in 2011 and 2012 issued warnings that higher doses of the antidepressant citalopram hydrobromide increased the risk of two adverse cardiac outcomes—prolonged QT interval and torsade de pointes. Now, after studying records of nearly 1 million patients with depression, a group of Department of Veterans Affairs (VA) researchers “question[s] the continued merit of the warning.”
They compared low, medium, and high doses of citalopram with those another antidepressant, sertraline, that does not have an FDA cardiac-related warning. Adjusted results revealed that higher doses (40 mg/day) of citalopram were actually associated with lower risks of ventricular arrhythmia, all-cause mortality, and noncardiac mortality, compared with doses of 1 mg/day to 20 mg/day, they wrote in the June American Journal of Psychiatry. There was no increase in risk of cardiac mortality with the higher dose.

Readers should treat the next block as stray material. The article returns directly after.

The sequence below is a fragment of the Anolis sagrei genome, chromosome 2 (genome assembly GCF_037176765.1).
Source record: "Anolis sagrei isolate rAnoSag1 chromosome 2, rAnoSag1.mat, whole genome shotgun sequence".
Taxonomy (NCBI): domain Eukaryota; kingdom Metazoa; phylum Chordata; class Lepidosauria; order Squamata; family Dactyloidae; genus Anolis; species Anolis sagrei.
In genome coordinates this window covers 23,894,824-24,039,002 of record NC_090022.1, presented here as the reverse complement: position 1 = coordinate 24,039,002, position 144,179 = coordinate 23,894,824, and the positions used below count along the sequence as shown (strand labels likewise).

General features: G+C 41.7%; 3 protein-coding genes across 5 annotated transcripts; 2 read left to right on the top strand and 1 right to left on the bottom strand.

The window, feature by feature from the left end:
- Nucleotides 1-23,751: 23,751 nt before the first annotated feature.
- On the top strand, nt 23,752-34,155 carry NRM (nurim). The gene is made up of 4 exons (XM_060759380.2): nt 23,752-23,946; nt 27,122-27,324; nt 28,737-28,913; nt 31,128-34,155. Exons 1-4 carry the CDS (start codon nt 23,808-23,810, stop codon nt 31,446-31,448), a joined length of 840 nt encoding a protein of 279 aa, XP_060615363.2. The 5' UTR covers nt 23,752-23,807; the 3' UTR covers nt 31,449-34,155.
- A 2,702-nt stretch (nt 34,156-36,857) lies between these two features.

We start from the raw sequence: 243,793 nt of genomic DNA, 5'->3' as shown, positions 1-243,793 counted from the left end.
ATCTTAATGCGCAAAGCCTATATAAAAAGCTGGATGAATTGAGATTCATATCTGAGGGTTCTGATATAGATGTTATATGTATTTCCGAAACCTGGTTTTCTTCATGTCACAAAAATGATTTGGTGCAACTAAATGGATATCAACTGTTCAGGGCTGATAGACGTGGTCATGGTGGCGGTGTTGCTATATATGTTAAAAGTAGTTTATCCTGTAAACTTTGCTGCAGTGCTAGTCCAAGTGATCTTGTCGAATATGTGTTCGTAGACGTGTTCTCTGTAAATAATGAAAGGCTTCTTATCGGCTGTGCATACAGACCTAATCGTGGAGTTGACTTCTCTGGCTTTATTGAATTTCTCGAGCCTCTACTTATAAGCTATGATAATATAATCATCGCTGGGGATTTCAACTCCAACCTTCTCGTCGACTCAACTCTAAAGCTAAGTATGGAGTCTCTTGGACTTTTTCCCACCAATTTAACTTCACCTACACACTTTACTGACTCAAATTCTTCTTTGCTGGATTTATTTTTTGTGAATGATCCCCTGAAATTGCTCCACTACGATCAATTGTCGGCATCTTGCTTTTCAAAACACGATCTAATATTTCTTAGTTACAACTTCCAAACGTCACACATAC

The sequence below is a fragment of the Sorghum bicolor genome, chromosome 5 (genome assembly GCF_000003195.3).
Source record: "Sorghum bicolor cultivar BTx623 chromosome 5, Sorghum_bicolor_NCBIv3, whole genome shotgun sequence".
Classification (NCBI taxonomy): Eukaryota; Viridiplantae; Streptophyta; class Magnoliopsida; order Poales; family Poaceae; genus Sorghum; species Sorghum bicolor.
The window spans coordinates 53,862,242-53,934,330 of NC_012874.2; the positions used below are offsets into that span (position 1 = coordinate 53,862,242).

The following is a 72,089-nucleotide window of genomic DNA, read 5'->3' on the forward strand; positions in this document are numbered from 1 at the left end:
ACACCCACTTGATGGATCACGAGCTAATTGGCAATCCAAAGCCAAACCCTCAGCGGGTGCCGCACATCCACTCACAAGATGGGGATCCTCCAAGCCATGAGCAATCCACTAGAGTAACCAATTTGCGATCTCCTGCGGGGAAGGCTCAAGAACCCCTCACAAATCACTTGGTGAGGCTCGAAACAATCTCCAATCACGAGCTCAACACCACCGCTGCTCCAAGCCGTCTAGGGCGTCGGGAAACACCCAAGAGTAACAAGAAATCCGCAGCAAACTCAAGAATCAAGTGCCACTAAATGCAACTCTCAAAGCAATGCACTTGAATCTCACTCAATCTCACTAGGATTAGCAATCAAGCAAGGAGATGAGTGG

Patients prescribed sertraline recorded similar results, although without any associations with all-cause or noncardiac mortality.
“These findings raise questions regarding the continued merit of the FDA warning and provide support for the questions of whether the warning itself will cause more harm than good,” said Kara Zivin, Ph.D., of the VA’s National Serious Mental Illness Treatment and Evaluation Center and an assistant professor of psychiatry at the University of Michigan Medical School and colleagues.
For more in Psychiatric News about the FDA’s warning on citalopram, click here.